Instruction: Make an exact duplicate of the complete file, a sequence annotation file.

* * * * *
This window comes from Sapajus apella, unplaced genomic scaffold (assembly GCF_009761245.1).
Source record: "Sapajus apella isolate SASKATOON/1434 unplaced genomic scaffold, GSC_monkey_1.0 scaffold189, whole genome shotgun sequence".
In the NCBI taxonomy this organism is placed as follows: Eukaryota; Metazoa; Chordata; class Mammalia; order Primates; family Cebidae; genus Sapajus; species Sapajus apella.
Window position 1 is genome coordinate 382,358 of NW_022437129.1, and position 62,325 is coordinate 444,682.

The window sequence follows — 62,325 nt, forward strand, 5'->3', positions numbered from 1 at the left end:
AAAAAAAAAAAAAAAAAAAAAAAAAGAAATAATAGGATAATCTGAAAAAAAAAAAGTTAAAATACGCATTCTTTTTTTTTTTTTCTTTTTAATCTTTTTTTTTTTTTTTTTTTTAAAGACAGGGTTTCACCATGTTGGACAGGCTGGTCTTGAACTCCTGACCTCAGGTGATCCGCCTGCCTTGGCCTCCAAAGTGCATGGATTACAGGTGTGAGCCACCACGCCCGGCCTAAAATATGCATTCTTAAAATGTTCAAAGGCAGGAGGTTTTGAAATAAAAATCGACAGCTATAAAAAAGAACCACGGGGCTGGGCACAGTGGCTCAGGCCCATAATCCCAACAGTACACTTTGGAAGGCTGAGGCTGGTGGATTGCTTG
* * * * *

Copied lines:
This window comes from Sapajus apella, unplaced genomic scaffold (assembly GCF_009761245.1).
Source record: "Sapajus apella isolate SASKATOON/1434 unplaced genomic scaffold, GSC_monkey_1.0 scaffold189, whole genome shotgun sequence".
In the NCBI taxonomy this organism is placed as follows: Eukaryota; Metazoa; Chordata; class Mammalia; order Primates; family Cebidae; genus Sapajus; species Sapajus apella.
Window position 1 is genome coordinate 382,358 of NW_022437129.1, and position 62,325 is coordinate 444,682.

The window sequence follows — 62,325 nt, forward strand, 5'->3', positions numbered from 1 at the left end:
AAAAAAAAAAAAAAAAAAAAAAAAAGAAATAATAGGATAATCTGAAAAAAAAAAAGTTAAAATACGCATTCTTTTTTTTTTTTTCTTTTTAATCTTTTTTTTTTTTTTTTTTTTAAAGACAGGGTTTCACCATGTTGGACAGGCTGGTCTTGAACTCCTGACCTCAGGTGATCCGCCTGCCTTGGCCTCCAAAGTGCATGGATTACAGGTGTGAGCCACCACGCCCGGCCTAAAATATGCATTCTTAAAATGTTCAAAGGCAGGAGGTTTTGAAATAAAAATCGACAGCTATAAAAAAGAACCACGGGGCTGGGCACAGTGGCTCAGGCCCATAATCCCAACAGTACACTTTGGAAGGCTGAGGCTGGTGGATTGCTTG